As soon as the doors were closed, the flight attendants came around to take meal orders. This was briefly interrupted by the screening of their nice but sponsored-looking safety video, before being promptly continued. Since menus weren’t provisioned, the choices were simply mentioned. Whilst they had three meal options, sadly only two remained once they got to my seat. After this, the cabin crew once again came about to distribute headphones.

Our flight pushed back 20 minutes late and we ended up taking off around 15 minutes later.

Inflight Service

The crew on our were very warm and friendly. The service was also really quite polished. For instance, the flight attendant would kneel when taking meal orders, similar to the service on Qatar Airways. Additionally, after initially referring to the passenger manifest at the start of the flight, the crew took care to remember each passenger’s name. I think this was very impressive, more so for a short flight like this. Incredible job, Garuda Indonesia!

Dinner Service

The inflight service commenced 15 minutes after take-off. Since meal orders were already taken, it wasn’t long before we were served our meals. For the main, the three options included stir-fried rice vermicelli with seafood, roast chicken with mashed potatoes, or Indonesian beef with rice. Since they ran out of vermicelli, I ordered the Indonesian beef dish.

The dish was served on a tray, straight on the table. On the side were a Thai-style salad and a mango cheesecake. Two warm bread rolls also came with the tray. The beef, on the other hand, was served with plain white rice and an Indonesian urap salad. Whilst the beef was flavourful, it was also quite chewy and didn’t come across as especially high-quality. Honestly, I had the same opinion about the entire tray of food… they just didn’t taste very high-quality.

Indonesian beef with rice

In the end, I only picked around the beef and finished the salads. Due to a lack of a menu on the flight, I wasn’t sure what their champagne offering was. As such, I ended up ordering a glass of water instead. The cabin crew came by a few times afterwards to take the trays and offer drink refills.

Arrival in Jakarta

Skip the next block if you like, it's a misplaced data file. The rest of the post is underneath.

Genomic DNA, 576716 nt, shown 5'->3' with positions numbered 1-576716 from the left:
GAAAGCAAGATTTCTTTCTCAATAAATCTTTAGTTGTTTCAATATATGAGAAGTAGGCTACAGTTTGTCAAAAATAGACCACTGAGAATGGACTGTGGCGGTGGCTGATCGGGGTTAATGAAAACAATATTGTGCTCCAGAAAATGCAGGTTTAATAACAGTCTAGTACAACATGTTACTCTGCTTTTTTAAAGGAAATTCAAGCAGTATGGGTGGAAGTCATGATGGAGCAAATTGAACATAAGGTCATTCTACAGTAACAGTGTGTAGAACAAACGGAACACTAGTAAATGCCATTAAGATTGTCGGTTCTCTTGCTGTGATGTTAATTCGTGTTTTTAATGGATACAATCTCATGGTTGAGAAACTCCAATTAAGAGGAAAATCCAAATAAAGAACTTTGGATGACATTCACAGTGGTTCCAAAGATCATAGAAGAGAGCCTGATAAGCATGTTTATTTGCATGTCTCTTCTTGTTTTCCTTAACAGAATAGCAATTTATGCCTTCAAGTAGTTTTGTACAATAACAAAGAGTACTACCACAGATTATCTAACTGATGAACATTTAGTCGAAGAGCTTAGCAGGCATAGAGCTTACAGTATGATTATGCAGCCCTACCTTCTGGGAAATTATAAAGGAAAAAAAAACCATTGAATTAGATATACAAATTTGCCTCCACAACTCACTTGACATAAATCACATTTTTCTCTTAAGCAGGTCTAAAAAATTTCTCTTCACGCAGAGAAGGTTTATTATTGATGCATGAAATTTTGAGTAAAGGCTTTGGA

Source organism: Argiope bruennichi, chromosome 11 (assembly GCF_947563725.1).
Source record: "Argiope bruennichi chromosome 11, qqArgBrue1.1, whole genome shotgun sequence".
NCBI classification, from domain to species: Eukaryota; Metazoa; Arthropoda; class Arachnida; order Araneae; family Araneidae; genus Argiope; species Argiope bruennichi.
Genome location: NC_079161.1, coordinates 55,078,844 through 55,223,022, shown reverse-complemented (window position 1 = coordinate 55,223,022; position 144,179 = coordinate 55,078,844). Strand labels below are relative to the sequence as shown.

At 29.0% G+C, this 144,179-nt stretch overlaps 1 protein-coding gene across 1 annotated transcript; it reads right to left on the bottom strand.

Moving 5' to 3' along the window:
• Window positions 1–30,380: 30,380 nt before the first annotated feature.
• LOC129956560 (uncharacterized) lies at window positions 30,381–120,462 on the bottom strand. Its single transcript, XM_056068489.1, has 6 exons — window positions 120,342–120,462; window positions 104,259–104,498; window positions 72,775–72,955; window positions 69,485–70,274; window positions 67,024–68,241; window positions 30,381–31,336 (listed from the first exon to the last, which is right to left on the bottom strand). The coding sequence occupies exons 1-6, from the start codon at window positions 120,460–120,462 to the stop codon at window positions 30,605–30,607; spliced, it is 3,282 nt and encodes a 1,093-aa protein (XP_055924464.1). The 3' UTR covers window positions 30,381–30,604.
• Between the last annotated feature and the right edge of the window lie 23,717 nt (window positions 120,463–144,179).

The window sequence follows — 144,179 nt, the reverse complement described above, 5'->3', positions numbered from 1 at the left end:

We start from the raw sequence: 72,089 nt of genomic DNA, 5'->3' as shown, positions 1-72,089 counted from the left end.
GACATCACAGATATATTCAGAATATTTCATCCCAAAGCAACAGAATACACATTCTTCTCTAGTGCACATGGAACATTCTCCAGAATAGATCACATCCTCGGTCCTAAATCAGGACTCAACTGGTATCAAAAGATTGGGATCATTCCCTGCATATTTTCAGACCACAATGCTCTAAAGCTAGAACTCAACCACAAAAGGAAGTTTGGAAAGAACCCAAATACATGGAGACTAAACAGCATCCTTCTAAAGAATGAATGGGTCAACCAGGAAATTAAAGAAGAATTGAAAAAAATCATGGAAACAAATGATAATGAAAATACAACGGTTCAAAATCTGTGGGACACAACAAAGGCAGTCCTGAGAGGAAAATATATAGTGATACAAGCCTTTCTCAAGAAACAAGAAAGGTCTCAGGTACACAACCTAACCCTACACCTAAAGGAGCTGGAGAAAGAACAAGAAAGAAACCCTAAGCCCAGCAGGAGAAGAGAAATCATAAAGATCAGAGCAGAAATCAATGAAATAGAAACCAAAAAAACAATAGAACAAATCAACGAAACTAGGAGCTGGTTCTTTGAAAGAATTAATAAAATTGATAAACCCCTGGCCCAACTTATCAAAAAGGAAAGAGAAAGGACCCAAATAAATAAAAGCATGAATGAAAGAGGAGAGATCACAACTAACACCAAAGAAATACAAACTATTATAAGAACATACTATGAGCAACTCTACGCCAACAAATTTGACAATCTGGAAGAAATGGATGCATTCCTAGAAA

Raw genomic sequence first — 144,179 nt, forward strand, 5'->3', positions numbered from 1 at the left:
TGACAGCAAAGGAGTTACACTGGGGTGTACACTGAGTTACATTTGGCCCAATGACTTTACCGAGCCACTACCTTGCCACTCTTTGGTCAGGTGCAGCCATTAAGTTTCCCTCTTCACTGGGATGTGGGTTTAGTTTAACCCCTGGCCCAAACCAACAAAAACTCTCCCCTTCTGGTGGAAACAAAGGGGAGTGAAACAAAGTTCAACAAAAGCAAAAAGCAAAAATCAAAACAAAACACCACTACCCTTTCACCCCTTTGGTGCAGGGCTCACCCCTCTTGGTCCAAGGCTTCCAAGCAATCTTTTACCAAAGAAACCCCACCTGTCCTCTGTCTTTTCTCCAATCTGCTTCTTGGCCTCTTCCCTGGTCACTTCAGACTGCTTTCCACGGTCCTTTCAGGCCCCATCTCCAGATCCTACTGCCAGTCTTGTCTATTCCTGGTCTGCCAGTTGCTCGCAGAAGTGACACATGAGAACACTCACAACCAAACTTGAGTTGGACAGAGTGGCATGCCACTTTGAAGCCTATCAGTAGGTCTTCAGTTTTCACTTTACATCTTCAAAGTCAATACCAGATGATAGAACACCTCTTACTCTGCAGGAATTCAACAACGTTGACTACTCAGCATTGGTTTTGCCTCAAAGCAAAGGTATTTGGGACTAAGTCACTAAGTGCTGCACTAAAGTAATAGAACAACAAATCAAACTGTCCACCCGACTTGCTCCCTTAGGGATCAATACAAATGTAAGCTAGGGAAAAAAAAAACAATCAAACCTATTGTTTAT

Despite the mediocre food, I was impressed at how quickly the crew was able to manage the cabin and work the meal service. This was quite the contrast to the much slower meal service on the Singapore Airlines flight I took on the way to Singapore. Since I wasn’t interested in the inflight entertainment options, I stuck to watching the flight map whilst reading a book. It didn’t feel long after when the cabin was prepared for landing, 20 minutes before arrival, in which the seatbelt signs were switched on.

Despite our late departure, we ended up arriving in Jakarta on time. I imagine this was due to the favourable flight time of only 1h20m and schedule padding on Garuda’s side. Like on Singapore Airlines, the cabin crew was quick to close the curtains between Business Class and Economy on arrival. Following an additional 10-minute taxi, we pulled into a gate at Soekarno-Hatta’s Terminal 3. For once, we were assigned the gate closest to immigration, although that still didn’t preclude a long walk.


Overall, I thought this Garuda Indonesia flight from Singapore to Jakarta was quite average. Between the mediocre seats and food, only the crew stood out as the exceptional aspect of our flight. They were truly stars, honestly deserving of the world’s best cabin crew title.

Despite not being the best on this route, I think Garuda Indonesia Business Class is a perfectly serviceable way to fly between the two cities.

Read more from this trip!